While policymakers in Washington, D.C., are focused on increases in infrastructure spending and changes to corporate and capital gains taxes, an arguably even more important issue is receiving absolutely no attention.
Social Security is America’s largest government program and is the most important source of income for most elderly Americans, along with millions of others: individuals with disabilities, widows and children of deceased workers. But if policymakers do not make changes to this program soon, benefits for tens of millions of Americans will be at risk.
The nonpartisan Congressional Budget Office (CBO) recently forecast that Social Security will, for the first time in 40 years, run a deficit this year. And 40 years ago this month, President Reagan sent a letter to Congress asking them to “launch a bipartisan effort to save Social Security.”
He quickly established the bipartisan National Commission on Social Security Reform to address the looming financial crisis facing our nation’s public retirement system. The Commission’s recommendations became the basis for bipartisan legislation that passed two years later.
The 1983 reforms were necessary because Social Security’s “pay-as-you-go” design, in which the payroll taxes paid by current workers were used to provide benefits to current retirees, had run headlong into demographic changes. Longer lives and lower birth rates meant that the ratio of workers paying into the system to those receiving benefits had been steadily declining. As a result, there was a fiscal mismatch that required a rebalancing of taxes and benefits.
Those reforms were substantial, expanding coverage to millions of new workers, raising social security’s payroll tax rate (to its current 12.4 percent) and cutting future benefits by gradually phasing in increases in the age at which retirees could claim full benefits. The program has since built up a trust fund, with total assets of $2.9 trillion (roughly equal to the combined value of Facebook, Google and Tesla).
Those fixes were not enough. Four decades later, we urgently need that same bipartisan cooperation. The ratio of workers to beneficiaries continues to decline and will do so beyond the next decade. That will leave increasing deficits and a rapid decline in Social Security’s trust fund.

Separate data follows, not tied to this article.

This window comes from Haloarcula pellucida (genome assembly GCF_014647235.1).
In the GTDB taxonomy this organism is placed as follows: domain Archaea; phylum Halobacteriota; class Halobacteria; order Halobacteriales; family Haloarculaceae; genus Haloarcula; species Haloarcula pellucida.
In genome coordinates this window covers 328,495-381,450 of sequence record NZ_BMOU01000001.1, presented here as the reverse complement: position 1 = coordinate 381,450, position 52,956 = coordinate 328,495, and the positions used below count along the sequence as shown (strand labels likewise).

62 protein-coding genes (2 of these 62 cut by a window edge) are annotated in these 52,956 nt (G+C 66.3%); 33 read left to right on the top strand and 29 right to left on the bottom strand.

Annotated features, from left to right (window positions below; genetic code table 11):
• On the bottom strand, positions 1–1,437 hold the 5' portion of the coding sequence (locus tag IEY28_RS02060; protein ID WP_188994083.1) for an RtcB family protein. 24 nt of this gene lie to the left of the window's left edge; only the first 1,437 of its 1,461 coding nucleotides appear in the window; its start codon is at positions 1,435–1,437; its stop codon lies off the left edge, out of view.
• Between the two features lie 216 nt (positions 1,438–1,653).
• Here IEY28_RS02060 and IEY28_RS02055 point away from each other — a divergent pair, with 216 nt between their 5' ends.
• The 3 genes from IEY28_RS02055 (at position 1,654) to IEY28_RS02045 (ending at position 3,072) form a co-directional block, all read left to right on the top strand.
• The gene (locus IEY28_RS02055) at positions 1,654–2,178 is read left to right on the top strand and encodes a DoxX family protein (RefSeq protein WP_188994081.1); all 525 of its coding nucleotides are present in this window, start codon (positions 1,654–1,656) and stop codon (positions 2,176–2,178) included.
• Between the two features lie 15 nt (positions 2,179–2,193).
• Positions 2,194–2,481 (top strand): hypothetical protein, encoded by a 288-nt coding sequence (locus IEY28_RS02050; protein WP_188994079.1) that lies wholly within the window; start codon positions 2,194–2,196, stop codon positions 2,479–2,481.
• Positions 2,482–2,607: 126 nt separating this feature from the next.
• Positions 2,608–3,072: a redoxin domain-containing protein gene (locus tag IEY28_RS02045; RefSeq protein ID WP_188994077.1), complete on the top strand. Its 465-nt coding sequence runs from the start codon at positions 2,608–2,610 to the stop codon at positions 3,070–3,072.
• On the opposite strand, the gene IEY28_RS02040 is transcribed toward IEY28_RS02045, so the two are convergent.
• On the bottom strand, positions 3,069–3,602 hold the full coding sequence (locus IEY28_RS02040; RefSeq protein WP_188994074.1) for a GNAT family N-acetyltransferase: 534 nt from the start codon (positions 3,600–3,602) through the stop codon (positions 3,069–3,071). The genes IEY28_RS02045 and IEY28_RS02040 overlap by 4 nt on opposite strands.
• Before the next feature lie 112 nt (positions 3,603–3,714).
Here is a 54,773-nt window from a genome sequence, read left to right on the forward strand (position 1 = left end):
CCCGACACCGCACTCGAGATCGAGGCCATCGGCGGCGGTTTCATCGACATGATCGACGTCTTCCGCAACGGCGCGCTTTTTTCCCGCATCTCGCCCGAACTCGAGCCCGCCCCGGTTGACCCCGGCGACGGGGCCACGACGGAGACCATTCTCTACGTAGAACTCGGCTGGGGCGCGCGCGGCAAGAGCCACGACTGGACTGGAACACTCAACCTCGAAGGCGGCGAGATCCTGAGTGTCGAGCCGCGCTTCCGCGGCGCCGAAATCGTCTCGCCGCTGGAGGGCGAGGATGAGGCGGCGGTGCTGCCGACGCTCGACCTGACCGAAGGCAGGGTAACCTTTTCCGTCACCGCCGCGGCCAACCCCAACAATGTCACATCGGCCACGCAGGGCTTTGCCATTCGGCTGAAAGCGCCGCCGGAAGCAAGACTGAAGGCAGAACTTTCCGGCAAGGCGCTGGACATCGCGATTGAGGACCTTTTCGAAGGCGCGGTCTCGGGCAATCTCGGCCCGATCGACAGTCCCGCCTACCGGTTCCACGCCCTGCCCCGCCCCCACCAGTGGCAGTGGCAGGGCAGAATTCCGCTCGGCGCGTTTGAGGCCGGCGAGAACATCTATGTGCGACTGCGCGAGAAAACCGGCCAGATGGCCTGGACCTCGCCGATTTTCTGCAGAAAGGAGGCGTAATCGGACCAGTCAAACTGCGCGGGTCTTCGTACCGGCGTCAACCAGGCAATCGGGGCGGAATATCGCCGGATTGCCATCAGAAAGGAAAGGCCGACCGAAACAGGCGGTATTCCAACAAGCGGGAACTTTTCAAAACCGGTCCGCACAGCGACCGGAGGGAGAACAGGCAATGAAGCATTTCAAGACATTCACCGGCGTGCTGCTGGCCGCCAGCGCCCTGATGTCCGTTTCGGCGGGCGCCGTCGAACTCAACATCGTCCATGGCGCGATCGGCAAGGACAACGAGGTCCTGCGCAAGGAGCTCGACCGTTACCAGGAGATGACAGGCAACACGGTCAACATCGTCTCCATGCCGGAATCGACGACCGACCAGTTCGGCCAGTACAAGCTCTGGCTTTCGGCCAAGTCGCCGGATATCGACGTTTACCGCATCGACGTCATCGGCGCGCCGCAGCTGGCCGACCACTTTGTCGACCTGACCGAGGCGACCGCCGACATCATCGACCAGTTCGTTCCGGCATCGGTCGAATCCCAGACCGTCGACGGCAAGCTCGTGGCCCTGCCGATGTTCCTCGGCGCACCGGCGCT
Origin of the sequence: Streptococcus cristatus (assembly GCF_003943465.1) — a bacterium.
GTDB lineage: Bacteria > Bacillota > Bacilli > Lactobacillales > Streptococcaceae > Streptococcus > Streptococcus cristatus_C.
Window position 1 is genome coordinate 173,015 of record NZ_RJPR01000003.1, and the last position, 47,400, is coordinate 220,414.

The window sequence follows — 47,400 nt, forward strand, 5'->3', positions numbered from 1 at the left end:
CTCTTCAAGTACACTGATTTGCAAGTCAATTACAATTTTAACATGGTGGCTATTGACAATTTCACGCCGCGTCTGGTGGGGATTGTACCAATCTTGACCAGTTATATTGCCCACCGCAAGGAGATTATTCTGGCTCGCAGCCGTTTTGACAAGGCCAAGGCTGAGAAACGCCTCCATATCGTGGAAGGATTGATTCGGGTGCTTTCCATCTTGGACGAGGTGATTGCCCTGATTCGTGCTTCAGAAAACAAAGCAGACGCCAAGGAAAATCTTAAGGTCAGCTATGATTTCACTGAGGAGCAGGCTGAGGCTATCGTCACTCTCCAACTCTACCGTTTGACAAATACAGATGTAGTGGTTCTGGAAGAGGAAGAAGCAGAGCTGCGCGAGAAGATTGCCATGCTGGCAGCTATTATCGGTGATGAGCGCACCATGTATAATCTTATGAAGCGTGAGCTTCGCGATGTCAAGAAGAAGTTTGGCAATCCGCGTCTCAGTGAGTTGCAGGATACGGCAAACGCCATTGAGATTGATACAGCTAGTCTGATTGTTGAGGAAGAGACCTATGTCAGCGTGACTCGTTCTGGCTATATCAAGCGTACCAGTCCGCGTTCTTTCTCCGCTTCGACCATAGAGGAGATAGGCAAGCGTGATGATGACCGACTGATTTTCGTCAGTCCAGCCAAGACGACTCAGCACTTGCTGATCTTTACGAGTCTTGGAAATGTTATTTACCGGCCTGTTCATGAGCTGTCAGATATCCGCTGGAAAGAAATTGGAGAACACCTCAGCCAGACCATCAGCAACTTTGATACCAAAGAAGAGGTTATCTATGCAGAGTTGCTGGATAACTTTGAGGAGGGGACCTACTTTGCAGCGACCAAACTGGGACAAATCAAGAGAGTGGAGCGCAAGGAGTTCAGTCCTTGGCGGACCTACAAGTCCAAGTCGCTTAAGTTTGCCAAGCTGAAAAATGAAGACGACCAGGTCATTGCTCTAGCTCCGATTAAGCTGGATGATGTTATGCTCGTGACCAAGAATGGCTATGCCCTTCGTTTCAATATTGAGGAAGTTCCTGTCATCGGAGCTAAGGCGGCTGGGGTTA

CBO projects a Social Security deficit of $120 billion this year that will steadily grow to $384 billion by 2030. Two years later, the trust fund will be fully depleted. If we do not act soon, the Social Security Administration will not have the resources or authority to pay full benefits, leading to an immediate 25 percent benefit cut. Such an outcome would be a crisis for most of the 80 million Americans who will be receiving Social Security in that year.
This information is disturbing, but not surprising. Had we heeded earlier calls by Presidents Clinton, Bush and Obama, we could have phased in tax and benefit changes gradually to minimize the disruption to people’s lives. Instead, Social Security became increasingly polarized and both parties became less honest about the implications. Too many Republicans pinned their hopes on an ill-conceived plan to convert Social Security into a nationwide 401(k) style system. Democrats have been content to minimize the scope of the problem, even calling for benefit increases despite not having a plan to pay for those benefits already promised.
In a world of combatting narratives and alternative facts, it is worth remembering that mathematics does not distort or lie. And the mathematics of Social Security are clear: benefits are at risk. And the longer we wait to face this, the more disruptive those changes will be.
If we wait until the trust fund runs dry, then we will be faced with a mix of ugly choices. We could immediately cut benefits for 80 million recipients by 25 percent. We could raise payroll tax rates for 180 million workers from 12.4 percent to about 16.4 percent. In either case, further spending cuts or tax increases would be required going forward. Neither of these options or the others that could close the funding gap are economically attractive, let alone politically palatable.
If we act soon, we can phase-in changes in a much less disruptive way, while making improvements to the program’s structure and incentives. As two economists who previously served in Republican (Brown) and Democratic (Duggan) administrations, we believe all proposals should be on the table. This includes, but is not limited to, raising the payroll tax rate, increasing the maximum annual earnings upon which those taxes are levied (currently $142,800 annually), enacting further increases in Social Security’s retirement age and reducing the generosity of benefits for those with higher incomes.
Will these changes be politically or economically pleasant? No. But as economist Herb Stein once quipped, “if something cannot go on forever, it will stop.” And the rapidly increasing Social Security deficits that are on the horizon cannot go on forever.
So, the questions for policymakers are: Will it stop abruptly, creating economic hardship for tens of millions of vulnerable Americans? Or will you find the courage to work together to fix it?
As President Reagan said 40 years ago, “for generations of Americans, the future literally rests upon our actions.” And as dysfunctional and fiscally undisciplined as politics in Washington, D.C., may be today, at least we have history on our side to show that action is possible.
Jeffrey R. Brown is dean of the Gies College of Business at the University of Illinois at Urbana-Champaign. Mark Duggan is Trione Director of the Stanford Institute for Economic Policy Research.